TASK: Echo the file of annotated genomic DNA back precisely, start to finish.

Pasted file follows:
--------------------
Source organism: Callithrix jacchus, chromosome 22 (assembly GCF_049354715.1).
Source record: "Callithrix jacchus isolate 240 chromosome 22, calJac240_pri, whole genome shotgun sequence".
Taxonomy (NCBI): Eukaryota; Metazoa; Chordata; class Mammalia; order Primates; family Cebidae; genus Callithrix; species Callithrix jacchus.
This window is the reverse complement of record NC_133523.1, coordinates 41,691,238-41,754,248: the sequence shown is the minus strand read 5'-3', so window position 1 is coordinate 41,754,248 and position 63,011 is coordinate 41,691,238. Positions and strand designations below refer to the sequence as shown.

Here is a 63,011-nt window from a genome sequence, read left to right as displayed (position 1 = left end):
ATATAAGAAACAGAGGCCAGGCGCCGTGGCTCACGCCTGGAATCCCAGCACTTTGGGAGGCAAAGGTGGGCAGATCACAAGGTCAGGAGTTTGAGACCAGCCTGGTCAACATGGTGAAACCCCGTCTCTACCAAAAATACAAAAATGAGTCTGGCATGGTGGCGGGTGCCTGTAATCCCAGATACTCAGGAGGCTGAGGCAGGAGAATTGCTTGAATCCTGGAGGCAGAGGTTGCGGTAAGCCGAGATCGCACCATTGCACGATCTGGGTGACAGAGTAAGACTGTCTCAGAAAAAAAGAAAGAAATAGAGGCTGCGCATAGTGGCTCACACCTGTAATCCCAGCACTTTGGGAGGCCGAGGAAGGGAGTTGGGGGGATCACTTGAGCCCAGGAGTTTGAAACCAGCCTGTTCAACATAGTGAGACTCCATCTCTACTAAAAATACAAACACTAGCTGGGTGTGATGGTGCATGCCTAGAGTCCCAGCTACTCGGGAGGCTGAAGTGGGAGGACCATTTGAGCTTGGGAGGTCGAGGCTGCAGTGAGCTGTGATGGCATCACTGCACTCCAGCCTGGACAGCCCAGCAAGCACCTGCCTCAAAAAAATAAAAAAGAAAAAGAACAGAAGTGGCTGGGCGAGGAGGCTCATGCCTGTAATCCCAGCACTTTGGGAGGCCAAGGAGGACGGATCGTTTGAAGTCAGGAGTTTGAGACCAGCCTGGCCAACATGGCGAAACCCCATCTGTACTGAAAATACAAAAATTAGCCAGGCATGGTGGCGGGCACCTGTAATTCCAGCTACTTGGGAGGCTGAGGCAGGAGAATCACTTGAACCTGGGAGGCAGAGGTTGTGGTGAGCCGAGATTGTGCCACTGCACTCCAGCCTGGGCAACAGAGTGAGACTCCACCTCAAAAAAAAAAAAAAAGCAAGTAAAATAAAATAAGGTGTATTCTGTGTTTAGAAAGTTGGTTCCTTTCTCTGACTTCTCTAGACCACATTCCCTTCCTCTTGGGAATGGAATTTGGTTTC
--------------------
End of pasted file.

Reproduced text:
Source organism: Callithrix jacchus, chromosome 22 (assembly GCF_049354715.1).
Source record: "Callithrix jacchus isolate 240 chromosome 22, calJac240_pri, whole genome shotgun sequence".
Taxonomy (NCBI): Eukaryota; Metazoa; Chordata; class Mammalia; order Primates; family Cebidae; genus Callithrix; species Callithrix jacchus.
This window is the reverse complement of record NC_133523.1, coordinates 41,691,238-41,754,248: the sequence shown is the minus strand read 5'-3', so window position 1 is coordinate 41,754,248 and position 63,011 is coordinate 41,691,238. Positions and strand designations below refer to the sequence as shown.

Here is a 63,011-nt window from a genome sequence, read left to right as displayed (position 1 = left end):
ATATAAGAAACAGAGGCCAGGCGCCGTGGCTCACGCCTGGAATCCCAGCACTTTGGGAGGCAAAGGTGGGCAGATCACAAGGTCAGGAGTTTGAGACCAGCCTGGTCAACATGGTGAAACCCCGTCTCTACCAAAAATACAAAAATGAGTCTGGCATGGTGGCGGGTGCCTGTAATCCCAGATACTCAGGAGGCTGAGGCAGGAGAATTGCTTGAATCCTGGAGGCAGAGGTTGCGGTAAGCCGAGATCGCACCATTGCACGATCTGGGTGACAGAGTAAGACTGTCTCAGAAAAAAAGAAAGAAATAGAGGCTGCGCATAGTGGCTCACACCTGTAATCCCAGCACTTTGGGAGGCCGAGGAAGGGAGTTGGGGGGATCACTTGAGCCCAGGAGTTTGAAACCAGCCTGTTCAACATAGTGAGACTCCATCTCTACTAAAAATACAAACACTAGCTGGGTGTGATGGTGCATGCCTAGAGTCCCAGCTACTCGGGAGGCTGAAGTGGGAGGACCATTTGAGCTTGGGAGGTCGAGGCTGCAGTGAGCTGTGATGGCATCACTGCACTCCAGCCTGGACAGCCCAGCAAGCACCTGCCTCAAAAAAATAAAAAAGAAAAAGAACAGAAGTGGCTGGGCGAGGAGGCTCATGCCTGTAATCCCAGCACTTTGGGAGGCCAAGGAGGACGGATCGTTTGAAGTCAGGAGTTTGAGACCAGCCTGGCCAACATGGCGAAACCCCATCTGTACTGAAAATACAAAAATTAGCCAGGCATGGTGGCGGGCACCTGTAATTCCAGCTACTTGGGAGGCTGAGGCAGGAGAATCACTTGAACCTGGGAGGCAGAGGTTGTGGTGAGCCGAGATTGTGCCACTGCACTCCAGCCTGGGCAACAGAGTGAGACTCCACCTCAAAAAAAAAAAAAAAGCAAGTAAAATAAAATAAGGTGTATTCTGTGTTTAGAAAGTTGGTTCCTTTCTCTGACTTCTCTAGACCACATTCCCTTCCTCTTGGGAATGGAATTTGGTTTC